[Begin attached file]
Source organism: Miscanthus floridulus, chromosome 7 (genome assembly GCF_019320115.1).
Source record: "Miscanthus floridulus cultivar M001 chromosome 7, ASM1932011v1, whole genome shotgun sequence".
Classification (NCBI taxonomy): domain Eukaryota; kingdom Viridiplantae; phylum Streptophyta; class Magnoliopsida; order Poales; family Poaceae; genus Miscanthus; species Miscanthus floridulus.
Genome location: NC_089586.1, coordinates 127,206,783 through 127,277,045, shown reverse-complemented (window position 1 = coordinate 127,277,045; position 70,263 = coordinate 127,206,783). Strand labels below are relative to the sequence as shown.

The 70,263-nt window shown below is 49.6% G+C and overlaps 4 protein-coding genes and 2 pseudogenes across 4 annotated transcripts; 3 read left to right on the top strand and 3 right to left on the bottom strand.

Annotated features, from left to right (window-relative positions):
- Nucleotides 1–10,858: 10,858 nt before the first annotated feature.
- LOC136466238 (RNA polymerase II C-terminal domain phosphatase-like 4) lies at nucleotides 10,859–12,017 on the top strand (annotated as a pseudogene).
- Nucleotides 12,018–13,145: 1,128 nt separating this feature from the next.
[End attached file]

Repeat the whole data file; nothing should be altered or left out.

Source organism: Miscanthus floridulus, chromosome 7 (genome assembly GCF_019320115.1).
Source record: "Miscanthus floridulus cultivar M001 chromosome 7, ASM1932011v1, whole genome shotgun sequence".
Classification (NCBI taxonomy): domain Eukaryota; kingdom Viridiplantae; phylum Streptophyta; class Magnoliopsida; order Poales; family Poaceae; genus Miscanthus; species Miscanthus floridulus.
Genome location: NC_089586.1, coordinates 127,206,783 through 127,277,045, shown reverse-complemented (window position 1 = coordinate 127,277,045; position 70,263 = coordinate 127,206,783). Strand labels below are relative to the sequence as shown.

The 70,263-nt window shown below is 49.6% G+C and overlaps 4 protein-coding genes and 2 pseudogenes across 4 annotated transcripts; 3 read left to right on the top strand and 3 right to left on the bottom strand.

Annotated features, from left to right (window-relative positions):
- Nucleotides 1–10,858: 10,858 nt before the first annotated feature.
- LOC136466238 (RNA polymerase II C-terminal domain phosphatase-like 4) lies at nucleotides 10,859–12,017 on the top strand (annotated as a pseudogene).
- Nucleotides 12,018–13,145: 1,128 nt separating this feature from the next.